The CFTC must be prepared to modify or change its planned direction or level of effort if factors not within its control change in unanticipated ways. Some of the factors that could materially affect CFTC workload are:
Legislation could be enacted that adds to or reduces CFTC’s scope of regulation or ability to access critical information.
Appropriations may be above or below the level requested.
World and U.S. economies could grow or contract dramatically.
Demand for or supply of commodities and other goods and services that affect commodity markets and derivatives trading could change significantly.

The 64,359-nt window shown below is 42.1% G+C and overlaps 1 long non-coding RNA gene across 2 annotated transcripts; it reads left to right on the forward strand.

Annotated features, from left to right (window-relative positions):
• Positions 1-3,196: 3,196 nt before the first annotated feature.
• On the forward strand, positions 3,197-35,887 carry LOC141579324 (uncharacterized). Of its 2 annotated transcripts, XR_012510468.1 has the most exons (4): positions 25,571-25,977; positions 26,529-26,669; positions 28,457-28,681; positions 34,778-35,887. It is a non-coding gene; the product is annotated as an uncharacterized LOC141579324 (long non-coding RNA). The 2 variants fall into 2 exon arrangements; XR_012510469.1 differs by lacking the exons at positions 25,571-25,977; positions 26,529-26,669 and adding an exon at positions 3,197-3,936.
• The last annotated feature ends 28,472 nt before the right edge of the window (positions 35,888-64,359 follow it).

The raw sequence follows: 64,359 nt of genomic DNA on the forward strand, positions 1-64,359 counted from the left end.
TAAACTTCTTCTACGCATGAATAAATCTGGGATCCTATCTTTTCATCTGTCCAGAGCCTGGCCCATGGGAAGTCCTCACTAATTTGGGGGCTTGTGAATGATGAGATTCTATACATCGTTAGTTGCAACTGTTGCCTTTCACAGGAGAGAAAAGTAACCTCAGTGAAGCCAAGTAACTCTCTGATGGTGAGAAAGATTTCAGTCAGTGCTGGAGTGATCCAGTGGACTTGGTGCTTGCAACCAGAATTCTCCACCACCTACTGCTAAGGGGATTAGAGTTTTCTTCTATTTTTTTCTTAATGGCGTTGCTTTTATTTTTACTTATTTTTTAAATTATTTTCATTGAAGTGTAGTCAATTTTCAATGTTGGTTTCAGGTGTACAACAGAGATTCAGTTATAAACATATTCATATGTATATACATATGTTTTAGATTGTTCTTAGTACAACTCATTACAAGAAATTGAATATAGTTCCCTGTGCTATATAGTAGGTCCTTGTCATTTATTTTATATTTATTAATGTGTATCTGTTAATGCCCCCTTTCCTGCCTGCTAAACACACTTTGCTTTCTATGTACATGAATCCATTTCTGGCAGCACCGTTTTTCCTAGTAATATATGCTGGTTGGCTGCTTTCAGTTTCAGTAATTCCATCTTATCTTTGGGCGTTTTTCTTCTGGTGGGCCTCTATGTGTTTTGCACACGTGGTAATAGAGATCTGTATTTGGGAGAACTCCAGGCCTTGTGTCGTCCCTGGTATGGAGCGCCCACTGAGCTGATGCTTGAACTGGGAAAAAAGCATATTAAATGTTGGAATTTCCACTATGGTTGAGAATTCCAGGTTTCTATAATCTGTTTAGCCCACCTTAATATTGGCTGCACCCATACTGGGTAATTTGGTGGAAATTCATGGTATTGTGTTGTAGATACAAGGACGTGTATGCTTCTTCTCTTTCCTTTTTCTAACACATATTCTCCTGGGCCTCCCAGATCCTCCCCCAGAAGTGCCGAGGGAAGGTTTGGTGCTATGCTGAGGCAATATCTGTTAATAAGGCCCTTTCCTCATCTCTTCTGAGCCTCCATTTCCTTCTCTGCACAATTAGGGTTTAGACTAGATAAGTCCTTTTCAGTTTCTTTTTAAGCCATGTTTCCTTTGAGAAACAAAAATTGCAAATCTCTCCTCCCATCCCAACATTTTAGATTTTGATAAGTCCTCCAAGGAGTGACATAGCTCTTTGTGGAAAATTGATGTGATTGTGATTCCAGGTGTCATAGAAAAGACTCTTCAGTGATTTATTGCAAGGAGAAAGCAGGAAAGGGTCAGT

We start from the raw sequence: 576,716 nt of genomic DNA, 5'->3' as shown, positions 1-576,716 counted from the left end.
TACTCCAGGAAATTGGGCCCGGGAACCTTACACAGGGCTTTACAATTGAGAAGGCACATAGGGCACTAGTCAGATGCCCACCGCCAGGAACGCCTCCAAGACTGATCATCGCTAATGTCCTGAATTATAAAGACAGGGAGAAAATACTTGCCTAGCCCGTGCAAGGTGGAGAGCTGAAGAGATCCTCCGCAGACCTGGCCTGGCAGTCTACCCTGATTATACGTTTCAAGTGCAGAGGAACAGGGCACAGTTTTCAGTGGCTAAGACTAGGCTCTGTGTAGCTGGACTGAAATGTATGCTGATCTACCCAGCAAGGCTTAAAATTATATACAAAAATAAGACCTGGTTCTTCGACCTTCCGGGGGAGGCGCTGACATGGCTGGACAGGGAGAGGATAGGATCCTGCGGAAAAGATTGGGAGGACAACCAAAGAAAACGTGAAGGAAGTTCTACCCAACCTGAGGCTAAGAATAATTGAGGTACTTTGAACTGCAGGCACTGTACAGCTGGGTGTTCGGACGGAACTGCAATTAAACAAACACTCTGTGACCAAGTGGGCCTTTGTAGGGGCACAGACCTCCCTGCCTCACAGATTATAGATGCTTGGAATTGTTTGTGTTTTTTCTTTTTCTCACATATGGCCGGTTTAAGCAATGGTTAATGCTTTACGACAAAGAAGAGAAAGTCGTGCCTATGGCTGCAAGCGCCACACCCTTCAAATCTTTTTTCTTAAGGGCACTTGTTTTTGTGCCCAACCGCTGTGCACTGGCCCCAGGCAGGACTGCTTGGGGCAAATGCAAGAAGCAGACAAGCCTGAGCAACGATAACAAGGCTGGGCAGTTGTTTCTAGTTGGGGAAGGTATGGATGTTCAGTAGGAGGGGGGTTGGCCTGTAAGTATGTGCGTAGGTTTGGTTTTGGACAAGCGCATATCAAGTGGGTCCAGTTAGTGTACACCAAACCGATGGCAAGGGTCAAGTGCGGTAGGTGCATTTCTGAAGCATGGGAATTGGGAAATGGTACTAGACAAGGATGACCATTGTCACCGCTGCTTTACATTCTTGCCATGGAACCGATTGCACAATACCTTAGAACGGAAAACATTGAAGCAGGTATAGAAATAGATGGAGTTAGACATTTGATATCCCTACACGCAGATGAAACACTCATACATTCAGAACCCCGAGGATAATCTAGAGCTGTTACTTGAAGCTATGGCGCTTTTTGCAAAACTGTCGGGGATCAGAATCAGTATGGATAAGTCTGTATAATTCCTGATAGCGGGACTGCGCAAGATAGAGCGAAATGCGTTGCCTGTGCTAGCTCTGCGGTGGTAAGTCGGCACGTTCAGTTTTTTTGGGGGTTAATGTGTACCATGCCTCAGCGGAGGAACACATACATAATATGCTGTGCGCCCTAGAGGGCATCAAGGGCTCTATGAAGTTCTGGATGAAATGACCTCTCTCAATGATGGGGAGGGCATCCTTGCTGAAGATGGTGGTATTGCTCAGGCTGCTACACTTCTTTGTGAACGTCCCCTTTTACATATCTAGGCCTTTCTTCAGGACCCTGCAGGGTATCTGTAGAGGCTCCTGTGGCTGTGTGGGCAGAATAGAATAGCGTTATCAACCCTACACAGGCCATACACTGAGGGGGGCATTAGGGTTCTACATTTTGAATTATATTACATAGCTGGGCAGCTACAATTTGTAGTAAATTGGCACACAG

Court decisions may alter prior understandings on which the Commission based workload projections, business processes, or resource requirements.
IT capabilities could materially change, improving or hindering the Commission’s ability to monitor market or participant behavior or analyze transactions.
New derivative products, processes, or market participants may develop, having a positive or negative effect on the Commission’s ability to oversee the market.
War or terrorist activity could disrupt the Commission’s ability to fulfill its responsibilities.
Critical staff with hard to replace competencies could leave or be unable to work for some period of time.